Tuesday, June 28, 2022

India’s Economic Outlook Might Stumble On Reverse Repo Rate Delay By RBI

New Delhi- When India’s Monetary Policy Committee (MPC) meets in two days’ time on December 6, the one thing that is going to be on its agenda, for sure, is taking into consideration the impact of new COVID variant – Omicron – on the country’s economic outlook. At the same time, the new variant is […]

New Delhi- When India’s Monetary Policy Committee (MPC) meets in two days’ time on December 6, the one thing that is going to be on its agenda, for sure, is taking into consideration the impact of new COVID variant – Omicron – on the country’s economic outlook. At the same time, the new variant is also seems likely to delay Reserve Bank of India’s plan to ease its monetary stance. Experts predict a further delay in a hike in the Reverse Repo rate in RBI’s February policy announcement. The 6-member MPC will meet on December 6 to 8.

The policy normalization of RBI was expected to begin in December 2021 since the growth data showed signs of improvement already in early October, which was also when the last policy review took place.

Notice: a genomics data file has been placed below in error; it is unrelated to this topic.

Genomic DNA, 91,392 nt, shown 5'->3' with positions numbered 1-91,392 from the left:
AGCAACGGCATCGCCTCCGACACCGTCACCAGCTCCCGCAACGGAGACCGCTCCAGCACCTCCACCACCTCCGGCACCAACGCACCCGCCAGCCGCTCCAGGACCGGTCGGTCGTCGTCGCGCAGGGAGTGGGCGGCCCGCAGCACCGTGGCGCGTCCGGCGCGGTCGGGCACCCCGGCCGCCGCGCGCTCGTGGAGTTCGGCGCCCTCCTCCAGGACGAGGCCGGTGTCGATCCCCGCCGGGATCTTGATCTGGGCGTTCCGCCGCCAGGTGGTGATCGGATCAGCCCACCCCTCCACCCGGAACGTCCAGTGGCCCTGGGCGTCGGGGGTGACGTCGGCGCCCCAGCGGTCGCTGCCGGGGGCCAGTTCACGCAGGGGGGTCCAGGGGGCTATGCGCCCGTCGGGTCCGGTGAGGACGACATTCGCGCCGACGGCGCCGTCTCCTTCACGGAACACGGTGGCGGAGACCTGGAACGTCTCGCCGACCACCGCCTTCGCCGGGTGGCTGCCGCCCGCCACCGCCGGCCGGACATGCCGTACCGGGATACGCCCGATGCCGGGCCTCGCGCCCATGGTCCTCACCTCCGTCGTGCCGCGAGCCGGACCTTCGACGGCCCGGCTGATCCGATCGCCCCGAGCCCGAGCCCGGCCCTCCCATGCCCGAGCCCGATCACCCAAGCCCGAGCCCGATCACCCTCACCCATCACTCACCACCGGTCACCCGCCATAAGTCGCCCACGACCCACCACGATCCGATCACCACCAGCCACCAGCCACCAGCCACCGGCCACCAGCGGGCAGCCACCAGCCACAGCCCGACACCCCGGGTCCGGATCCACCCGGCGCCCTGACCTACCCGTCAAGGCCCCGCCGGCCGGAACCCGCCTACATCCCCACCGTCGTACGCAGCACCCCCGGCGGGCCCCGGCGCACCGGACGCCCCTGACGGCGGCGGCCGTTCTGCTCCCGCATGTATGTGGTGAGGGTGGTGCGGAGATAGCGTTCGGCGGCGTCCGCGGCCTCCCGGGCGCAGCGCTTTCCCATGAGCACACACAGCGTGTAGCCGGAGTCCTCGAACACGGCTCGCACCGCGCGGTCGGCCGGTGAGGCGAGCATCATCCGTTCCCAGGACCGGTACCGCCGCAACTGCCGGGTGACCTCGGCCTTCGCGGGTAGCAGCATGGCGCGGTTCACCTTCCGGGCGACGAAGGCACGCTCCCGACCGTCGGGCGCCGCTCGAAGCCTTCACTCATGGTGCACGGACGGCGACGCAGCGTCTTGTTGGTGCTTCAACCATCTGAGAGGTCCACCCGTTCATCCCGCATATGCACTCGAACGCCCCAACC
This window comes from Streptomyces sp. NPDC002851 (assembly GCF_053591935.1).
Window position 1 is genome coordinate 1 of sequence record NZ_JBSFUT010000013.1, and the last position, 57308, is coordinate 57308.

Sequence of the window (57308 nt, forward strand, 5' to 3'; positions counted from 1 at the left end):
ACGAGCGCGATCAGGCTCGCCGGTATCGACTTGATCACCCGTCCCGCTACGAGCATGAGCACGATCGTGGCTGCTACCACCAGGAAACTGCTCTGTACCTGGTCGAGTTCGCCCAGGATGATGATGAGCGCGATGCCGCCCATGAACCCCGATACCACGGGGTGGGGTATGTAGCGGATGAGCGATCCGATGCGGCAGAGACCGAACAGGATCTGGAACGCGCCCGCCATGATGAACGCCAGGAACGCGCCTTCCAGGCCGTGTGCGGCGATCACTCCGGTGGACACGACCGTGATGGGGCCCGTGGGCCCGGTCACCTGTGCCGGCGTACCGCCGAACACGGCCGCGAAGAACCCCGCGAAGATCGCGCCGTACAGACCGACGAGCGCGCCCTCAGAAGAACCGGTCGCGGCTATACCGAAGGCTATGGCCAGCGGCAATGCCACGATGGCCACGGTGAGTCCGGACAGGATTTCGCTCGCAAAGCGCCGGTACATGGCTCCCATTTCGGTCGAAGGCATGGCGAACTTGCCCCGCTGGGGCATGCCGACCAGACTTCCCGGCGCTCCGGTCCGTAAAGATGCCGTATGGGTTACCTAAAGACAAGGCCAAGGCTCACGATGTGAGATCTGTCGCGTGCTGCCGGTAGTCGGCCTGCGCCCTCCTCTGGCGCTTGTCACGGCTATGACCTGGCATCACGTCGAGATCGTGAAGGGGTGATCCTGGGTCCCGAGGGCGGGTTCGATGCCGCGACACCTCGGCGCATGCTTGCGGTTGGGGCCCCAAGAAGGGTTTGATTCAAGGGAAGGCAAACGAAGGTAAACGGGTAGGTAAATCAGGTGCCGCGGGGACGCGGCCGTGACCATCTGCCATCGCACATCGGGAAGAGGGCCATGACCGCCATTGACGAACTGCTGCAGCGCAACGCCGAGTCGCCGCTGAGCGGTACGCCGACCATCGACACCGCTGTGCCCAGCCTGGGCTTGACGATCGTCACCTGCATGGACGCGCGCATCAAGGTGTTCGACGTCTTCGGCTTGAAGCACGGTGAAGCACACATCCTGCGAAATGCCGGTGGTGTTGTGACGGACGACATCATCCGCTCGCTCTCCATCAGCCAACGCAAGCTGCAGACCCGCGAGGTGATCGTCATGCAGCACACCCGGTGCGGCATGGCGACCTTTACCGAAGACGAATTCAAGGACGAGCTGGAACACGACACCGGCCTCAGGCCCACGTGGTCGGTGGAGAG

What is Repo Rate

Repo rate is the rate at which loans are granted to the bank to help liquidity flow into the national economy. On the other hand, Reverse Repo Rate is the “rate at which liquidity is absorbed in the economy.” If banks in the country place their surplus assets with RBI, the top bank offers lucrative interest rates, to push RRR.

Only last week, Goldman Sachs had predicted 8.3% growth in financial Q3 2021 as well as 9.1% GDP for 2022 for India. The agency held a robust consumption trend to be responsible for this positive growth. This made experts hopeful about the country being able to maintain this momentum of growth. In fact, RBI has gone a step further than Goldman Sachs to predict a 9.5% GDP growth rate for 2021-22. Therefore, you cannot blame the public for being too much hopeful about the future economic conditions.

However, monetary policy normalization, if pre-poned, would have improved this growth trend further. But that seems delayed as of now. Also, since the world, and India as well, are still making efforts to understand the new variant of COVID-19, Omicron, the basic expectations from the national economic outlook would, thus, remain unchanged. Omicron may initiate downward risks for the growth outlook. However, despite everything, the impact is going to be over by the financial quarter ending on March 31, 2022.


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